So, I might have come up with something that could qualify as a "solution".
numpy arrays can evidently be indexed with a singleton list of iterables, e.g.
a = np.reshape(range(0,16),(4,4),order='F')
a = a[ [[0,1], ] ]
a equal to
array([4,5]). Another example would be
[[range(3),[1 2],3]]. These singleton lists are unfurled in the manner of
*subscripts, as if you had directly queried
a[[0,1],1] instead of
a[ [[0,1],1] ].
So, if you are able to query the position and length of each dimension in your netCDF variable (pretty easy with
nc_fid[var].shape), then you can simply permute a list according to the location of each dimension. For example, if you have data of shape time by lon by lat, and you want all longitudes, all latitudes, and time index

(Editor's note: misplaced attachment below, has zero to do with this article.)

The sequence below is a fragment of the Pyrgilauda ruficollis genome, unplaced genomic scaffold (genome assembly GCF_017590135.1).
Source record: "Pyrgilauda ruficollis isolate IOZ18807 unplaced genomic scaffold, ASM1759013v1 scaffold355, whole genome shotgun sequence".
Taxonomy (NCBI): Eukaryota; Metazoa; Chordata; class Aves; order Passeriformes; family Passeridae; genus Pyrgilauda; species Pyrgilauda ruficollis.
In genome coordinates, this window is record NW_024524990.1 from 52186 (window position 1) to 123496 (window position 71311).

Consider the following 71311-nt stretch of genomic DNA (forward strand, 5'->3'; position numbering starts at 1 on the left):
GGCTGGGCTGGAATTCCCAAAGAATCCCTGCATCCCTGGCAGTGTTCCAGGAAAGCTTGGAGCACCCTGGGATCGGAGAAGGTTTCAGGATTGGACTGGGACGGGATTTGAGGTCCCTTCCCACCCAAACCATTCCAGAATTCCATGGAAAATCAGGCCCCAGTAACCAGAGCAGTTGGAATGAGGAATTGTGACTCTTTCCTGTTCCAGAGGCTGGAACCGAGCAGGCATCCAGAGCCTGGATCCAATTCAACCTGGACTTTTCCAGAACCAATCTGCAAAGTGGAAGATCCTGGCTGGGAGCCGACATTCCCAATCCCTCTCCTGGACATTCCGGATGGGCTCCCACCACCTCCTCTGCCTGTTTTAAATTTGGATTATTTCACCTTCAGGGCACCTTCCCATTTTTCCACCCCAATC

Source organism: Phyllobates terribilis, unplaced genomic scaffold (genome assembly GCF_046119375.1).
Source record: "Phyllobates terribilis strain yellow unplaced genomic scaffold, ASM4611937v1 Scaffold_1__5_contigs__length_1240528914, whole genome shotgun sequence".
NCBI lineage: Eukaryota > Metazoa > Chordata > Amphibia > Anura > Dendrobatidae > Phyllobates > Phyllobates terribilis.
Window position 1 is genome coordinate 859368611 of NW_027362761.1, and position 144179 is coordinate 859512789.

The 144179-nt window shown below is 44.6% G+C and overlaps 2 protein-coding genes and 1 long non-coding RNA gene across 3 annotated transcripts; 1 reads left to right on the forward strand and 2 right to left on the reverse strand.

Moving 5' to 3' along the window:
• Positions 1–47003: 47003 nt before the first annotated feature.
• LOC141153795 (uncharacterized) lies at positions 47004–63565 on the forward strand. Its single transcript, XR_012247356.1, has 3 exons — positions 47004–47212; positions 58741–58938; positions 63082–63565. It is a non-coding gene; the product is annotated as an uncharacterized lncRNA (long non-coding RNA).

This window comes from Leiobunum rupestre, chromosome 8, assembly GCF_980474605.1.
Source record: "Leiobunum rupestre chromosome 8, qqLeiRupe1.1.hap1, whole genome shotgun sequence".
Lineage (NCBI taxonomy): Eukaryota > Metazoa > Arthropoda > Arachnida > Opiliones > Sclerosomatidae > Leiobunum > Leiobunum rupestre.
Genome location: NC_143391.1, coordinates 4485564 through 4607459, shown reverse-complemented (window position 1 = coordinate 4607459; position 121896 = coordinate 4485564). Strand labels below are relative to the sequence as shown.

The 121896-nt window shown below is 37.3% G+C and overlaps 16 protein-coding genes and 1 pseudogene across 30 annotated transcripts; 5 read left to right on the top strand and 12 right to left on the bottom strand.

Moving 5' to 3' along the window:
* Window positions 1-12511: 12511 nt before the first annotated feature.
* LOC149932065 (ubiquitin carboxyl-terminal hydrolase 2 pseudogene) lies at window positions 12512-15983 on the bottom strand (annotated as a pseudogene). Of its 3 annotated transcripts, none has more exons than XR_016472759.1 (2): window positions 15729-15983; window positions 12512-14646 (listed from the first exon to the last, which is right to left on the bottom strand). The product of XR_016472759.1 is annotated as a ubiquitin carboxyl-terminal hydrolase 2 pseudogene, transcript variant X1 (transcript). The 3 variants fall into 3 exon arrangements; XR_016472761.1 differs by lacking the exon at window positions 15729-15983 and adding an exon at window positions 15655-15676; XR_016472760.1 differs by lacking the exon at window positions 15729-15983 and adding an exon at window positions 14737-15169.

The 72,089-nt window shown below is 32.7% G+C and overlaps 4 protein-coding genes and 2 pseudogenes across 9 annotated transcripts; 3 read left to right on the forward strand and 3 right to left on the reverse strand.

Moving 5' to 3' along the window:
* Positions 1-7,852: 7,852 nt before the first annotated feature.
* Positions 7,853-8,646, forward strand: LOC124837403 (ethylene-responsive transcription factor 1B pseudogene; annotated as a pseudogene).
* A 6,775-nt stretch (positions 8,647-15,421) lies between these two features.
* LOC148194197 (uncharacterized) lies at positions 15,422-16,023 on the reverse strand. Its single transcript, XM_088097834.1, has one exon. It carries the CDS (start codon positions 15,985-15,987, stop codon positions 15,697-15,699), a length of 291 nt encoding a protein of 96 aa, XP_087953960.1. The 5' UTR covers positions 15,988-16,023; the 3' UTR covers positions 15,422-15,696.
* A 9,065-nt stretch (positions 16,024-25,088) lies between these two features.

t=5, you can use something like
order_want = ['lon', 'lat', 'time'] # must figure out dimension names a priori
nlon = nc_fid[var].shape[nc_fid[var].dimensions.index('lon')]
nlat = nc_fid[var].shape[nc_fid[var].dimensions.index('lat')]
ids = [ range(0,nlon), range(0,nlat), 5 ]
ids_permute = [order_want.index(n) for n in nc_fid[var].dimensions]
ids_query = [l[i] for l,i in zip(ids,ids_permute)]
sliced_data = nc_fid[var][list_query]
This requires no a priori knowledge of the dimension position, and does not require loading all dimensions of the variable.
Note that after some
%timeit testing in IPython, it appears there is some special delay for all-integer indexing, e.g.
list_query = [0,0,0,0] will take 80ms whereas
list_query = [range(1),0,0,0] or even
list_query = [[0,1,2,3,4,5],0,0,0] will take 1ms. Very mysterious; anyway, evidently you should try to make sure
list_query is not just a list of integers.